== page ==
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Kate and Gerry McCann, the parents of missing Madeleine, have been awarded a libel payout by a court in Portugal against the former police chief who led the investigation into their daughter's disappearance.
Goncalo Amaral was ordered to pay damages of €250,000 to each of the McCanns, a total of £358,000, after they sued following the publication of his book The Truth of the Lie.
The court also ordered sales of the book to be halted.
Giving evidence at Lisbon's Palace of Justice last year the couple spoke of their "devastation, desperation, anxiety and pain" over the claims.
They added that the book hampered support from in Portugal as they looked for their daughter.
Mrs McCann told the court her young son had asked about Mr Amaral's allegations after hearing about them on the radio while travelling on the school bus.
A BBC Crimewatch reconstruction of Madeleine McCann's disappearance will star a three-year-old actress as Maddie.
A small production team from the programme have spent a week filming abroad for the new appeal, which goes to air on Monday 14th October.
Crimewatch presenter Kirsty Young speaks to the McCanns in the new programme, while presenter Matthew Amroliwala has been to Praia da Luz in Portugal to explore the new focus of the police investigation.
The McCanns and the senior investigating police officer will also be live in the studio.
The Metropolitan Police have promised "targeted and new appeals" for information about Madeleine McCann's disappearance as detailed phone records are helping them build up a picture of who was in the area at the time.
Earlier this week, Scotland Yard revealed that:
- 41 people of interest have been identified
- These include 15 UK nationals
- 31 international letters of request have been sent, mostly European countries
- A large list of phone numbers belonging to people in the area has been drawn up
The senior investigating officer into Madeleine McCann's disappearance has said he hopes the forthcoming appeal will prompt new witnesses to come forward.
Metropolitan Police's Detective Chief Inspector Andy Redwood said: "We now believe we have the most complete picture to date of the events surrounding her disappearance.
"We are now making targeted and new appeals for help from the public.
"I truly believe there are people out there who hold the key to Madeleine's disappearance, and that so far they may be completely unaware of that fact."
Madeleine McCann's parents are "greatly encouraged" by new information about the disappearance of their daughter, they said in a statement ahead of a fresh appeal.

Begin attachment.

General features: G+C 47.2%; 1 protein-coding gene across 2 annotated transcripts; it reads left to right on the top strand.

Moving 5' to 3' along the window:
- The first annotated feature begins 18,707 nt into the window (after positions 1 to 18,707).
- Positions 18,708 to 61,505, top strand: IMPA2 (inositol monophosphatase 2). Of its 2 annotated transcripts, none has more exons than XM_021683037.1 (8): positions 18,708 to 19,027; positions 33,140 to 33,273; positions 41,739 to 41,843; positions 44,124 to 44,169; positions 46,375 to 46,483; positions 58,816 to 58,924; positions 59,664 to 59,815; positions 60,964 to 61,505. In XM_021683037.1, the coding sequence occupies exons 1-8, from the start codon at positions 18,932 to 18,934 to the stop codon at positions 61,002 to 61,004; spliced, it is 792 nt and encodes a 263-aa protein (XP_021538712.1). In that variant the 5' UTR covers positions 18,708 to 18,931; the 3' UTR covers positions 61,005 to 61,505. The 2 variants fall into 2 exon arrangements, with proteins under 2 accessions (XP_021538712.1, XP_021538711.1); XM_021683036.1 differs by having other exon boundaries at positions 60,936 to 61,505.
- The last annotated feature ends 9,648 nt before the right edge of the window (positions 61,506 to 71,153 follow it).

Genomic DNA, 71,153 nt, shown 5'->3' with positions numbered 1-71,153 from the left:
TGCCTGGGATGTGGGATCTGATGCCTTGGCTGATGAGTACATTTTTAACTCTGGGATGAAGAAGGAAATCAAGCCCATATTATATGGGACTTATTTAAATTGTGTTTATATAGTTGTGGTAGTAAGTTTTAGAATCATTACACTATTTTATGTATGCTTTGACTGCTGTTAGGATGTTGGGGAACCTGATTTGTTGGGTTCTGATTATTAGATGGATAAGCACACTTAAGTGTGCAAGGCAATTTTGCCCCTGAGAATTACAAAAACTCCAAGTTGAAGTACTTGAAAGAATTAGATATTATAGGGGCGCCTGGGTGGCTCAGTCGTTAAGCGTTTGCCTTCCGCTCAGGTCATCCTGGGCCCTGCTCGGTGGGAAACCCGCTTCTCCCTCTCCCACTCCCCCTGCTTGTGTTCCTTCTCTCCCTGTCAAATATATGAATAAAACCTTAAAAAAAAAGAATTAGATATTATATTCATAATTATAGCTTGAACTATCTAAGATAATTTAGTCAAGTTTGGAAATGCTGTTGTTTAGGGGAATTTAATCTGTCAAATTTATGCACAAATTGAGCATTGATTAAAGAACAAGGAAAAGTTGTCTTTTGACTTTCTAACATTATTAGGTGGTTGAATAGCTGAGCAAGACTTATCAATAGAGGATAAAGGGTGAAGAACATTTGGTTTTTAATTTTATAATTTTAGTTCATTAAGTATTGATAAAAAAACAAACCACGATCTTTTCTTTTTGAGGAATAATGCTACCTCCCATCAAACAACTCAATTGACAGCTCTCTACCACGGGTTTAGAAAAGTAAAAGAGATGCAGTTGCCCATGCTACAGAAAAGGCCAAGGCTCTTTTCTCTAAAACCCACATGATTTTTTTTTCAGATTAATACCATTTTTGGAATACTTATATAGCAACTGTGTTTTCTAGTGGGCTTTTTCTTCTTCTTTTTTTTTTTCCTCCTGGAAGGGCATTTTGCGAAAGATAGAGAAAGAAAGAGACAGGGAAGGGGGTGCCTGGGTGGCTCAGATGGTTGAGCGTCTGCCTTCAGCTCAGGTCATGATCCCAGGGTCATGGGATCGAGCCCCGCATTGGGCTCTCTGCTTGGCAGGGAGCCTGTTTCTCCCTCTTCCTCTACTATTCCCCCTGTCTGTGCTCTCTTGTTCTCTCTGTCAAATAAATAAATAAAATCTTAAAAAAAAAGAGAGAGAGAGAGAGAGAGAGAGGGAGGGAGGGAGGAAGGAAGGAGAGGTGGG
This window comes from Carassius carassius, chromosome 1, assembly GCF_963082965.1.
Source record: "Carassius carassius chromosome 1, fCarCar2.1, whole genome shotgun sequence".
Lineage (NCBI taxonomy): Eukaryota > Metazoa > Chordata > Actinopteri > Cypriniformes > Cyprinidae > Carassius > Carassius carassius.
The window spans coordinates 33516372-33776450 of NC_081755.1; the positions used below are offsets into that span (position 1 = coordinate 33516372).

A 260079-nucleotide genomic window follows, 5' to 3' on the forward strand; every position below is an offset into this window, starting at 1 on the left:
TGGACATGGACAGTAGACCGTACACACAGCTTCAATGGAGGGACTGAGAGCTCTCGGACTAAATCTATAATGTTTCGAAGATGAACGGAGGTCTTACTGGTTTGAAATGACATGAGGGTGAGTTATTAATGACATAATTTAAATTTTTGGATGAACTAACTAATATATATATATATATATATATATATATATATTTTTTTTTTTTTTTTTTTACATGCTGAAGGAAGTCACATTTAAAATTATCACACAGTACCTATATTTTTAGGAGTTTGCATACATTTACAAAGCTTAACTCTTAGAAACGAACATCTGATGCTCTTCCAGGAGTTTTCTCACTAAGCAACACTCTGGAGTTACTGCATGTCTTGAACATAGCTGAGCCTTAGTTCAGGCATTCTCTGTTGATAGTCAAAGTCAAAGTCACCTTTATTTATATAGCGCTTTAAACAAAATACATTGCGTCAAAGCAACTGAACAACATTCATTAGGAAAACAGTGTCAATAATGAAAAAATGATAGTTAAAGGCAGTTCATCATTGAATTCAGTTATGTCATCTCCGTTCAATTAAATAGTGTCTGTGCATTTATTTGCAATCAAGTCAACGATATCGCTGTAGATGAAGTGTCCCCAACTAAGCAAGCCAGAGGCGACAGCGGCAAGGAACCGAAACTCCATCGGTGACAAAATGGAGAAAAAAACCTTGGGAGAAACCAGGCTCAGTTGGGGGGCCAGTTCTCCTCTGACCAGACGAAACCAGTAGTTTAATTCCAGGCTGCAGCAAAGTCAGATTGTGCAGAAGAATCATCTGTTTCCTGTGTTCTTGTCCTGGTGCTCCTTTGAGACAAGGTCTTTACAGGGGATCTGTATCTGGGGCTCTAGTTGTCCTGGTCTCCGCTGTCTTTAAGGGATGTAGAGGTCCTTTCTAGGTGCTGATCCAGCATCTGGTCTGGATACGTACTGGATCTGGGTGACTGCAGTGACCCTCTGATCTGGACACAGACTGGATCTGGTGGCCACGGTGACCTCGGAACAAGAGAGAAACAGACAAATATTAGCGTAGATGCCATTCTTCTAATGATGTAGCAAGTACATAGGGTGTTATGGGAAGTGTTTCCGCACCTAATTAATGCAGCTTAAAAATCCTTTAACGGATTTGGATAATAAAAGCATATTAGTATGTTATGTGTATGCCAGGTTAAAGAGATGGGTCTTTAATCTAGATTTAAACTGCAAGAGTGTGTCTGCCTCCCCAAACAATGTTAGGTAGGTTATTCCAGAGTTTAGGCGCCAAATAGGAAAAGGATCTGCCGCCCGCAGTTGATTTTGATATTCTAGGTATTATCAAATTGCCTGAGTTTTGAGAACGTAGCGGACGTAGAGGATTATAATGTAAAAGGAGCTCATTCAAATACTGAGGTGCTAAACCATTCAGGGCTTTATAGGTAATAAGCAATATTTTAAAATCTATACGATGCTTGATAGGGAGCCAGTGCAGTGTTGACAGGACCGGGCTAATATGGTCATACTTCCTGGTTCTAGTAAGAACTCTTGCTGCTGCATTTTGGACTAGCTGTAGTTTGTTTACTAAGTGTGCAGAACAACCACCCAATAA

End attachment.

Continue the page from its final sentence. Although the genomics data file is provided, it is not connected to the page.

Next Monday, the BBC's Crimewatch will show a reconstruction of the "latest, most detailed understanding" of the events surrounding her disappearance, and a fresh appeal for information.
Madeleine's parents, Kate and Gerry McCann, said: "We are greatly encouraged by new information coming to light with pieces of the jigsaw now fitting together.
"We are really hopeful that the forthcoming appeal on Crimewatch will bring further new evidence which will take us a step closer to finding Madeleine and to bringing those responsible for her abduction to justice," they added.
Kate and Gerry McCann are to make a significant television appeal in light of "fresh, substantive" material unearthed as part of a British police investigation into their daughter's disappearance.
The McCanns will appear live in the studio during an episode of BBC Crimewatch on Monday October 14, which will also feature a reconstruction and pre-recorded interviews with the couple.
Scotland Yard is for the first time trawling through a vast log of mobile phone traffic identified in Praia da Luz, in Portugal, at the time of Madeleine's disappearance.
The effects of a book that made allegations about Madeleine McCann's disappearance were worse than when her parents were made arguidos, or formal suspects, Gerry McCann's sister told a court in Portugal.
In her evidence at the libel trial of former police chief Goncalo Amaral, who wrote the book, Trish Cameron said: "This was a different thing. It was much more conclusive and demonising them, dehumanising them, saying they did not care for their children, that they were responsible.
"It makes it out that they weren't truthful and they have been vilified and it's very hard to turn round opinion about them that has been so widely spread."
Mrs Cameron told the court that the Portuguese people had "turned against" the family, adding: "They were fed up with the McCanns, they wanted them to go away, but they weren't going away. They still had a missing child."